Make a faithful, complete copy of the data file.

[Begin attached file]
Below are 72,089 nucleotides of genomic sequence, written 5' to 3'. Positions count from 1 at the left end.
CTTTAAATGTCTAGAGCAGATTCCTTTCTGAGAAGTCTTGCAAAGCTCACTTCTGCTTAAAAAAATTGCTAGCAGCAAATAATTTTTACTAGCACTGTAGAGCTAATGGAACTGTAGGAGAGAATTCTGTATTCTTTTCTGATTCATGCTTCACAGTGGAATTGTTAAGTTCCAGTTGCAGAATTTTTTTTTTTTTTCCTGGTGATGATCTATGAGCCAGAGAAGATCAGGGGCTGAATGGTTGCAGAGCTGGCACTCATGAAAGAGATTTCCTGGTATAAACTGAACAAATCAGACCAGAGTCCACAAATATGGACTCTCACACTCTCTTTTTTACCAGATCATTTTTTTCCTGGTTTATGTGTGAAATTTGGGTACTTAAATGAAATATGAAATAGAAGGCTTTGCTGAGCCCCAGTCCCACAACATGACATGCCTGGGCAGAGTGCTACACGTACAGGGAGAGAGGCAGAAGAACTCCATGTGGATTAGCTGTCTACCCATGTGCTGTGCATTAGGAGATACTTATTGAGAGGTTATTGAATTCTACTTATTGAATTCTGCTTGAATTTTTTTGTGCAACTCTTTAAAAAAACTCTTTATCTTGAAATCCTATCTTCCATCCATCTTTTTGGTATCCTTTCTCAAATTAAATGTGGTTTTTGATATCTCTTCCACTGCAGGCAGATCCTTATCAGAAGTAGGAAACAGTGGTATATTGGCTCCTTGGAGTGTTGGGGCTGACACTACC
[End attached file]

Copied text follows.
Below are 72,089 nucleotides of genomic sequence, written 5' to 3'. Positions count from 1 at the left end.
CTTTAAATGTCTAGAGCAGATTCCTTTCTGAGAAGTCTTGCAAAGCTCACTTCTGCTTAAAAAAATTGCTAGCAGCAAATAATTTTTACTAGCACTGTAGAGCTAATGGAACTGTAGGAGAGAATTCTGTATTCTTTTCTGATTCATGCTTCACAGTGGAATTGTTAAGTTCCAGTTGCAGAATTTTTTTTTTTTTTCCTGGTGATGATCTATGAGCCAGAGAAGATCAGGGGCTGAATGGTTGCAGAGCTGGCACTCATGAAAGAGATTTCCTGGTATAAACTGAACAAATCAGACCAGAGTCCACAAATATGGACTCTCACACTCTCTTTTTTACCAGATCATTTTTTTCCTGGTTTATGTGTGAAATTTGGGTACTTAAATGAAATATGAAATAGAAGGCTTTGCTGAGCCCCAGTCCCACAACATGACATGCCTGGGCAGAGTGCTACACGTACAGGGAGAGAGGCAGAAGAACTCCATGTGGATTAGCTGTCTACCCATGTGCTGTGCATTAGGAGATACTTATTGAGAGGTTATTGAATTCTACTTATTGAATTCTGCTTGAATTTTTTTGTGCAACTCTTTAAAAAAACTCTTTATCTTGAAATCCTATCTTCCATCCATCTTTTTGGTATCCTTTCTCAAATTAAATGTGGTTTTTGATATCTCTTCCACTGCAGGCAGATCCTTATCAGAAGTAGGAAACAGTGGTATATTGGCTCCTTGGAGTGTTGGGGCTGACACTACC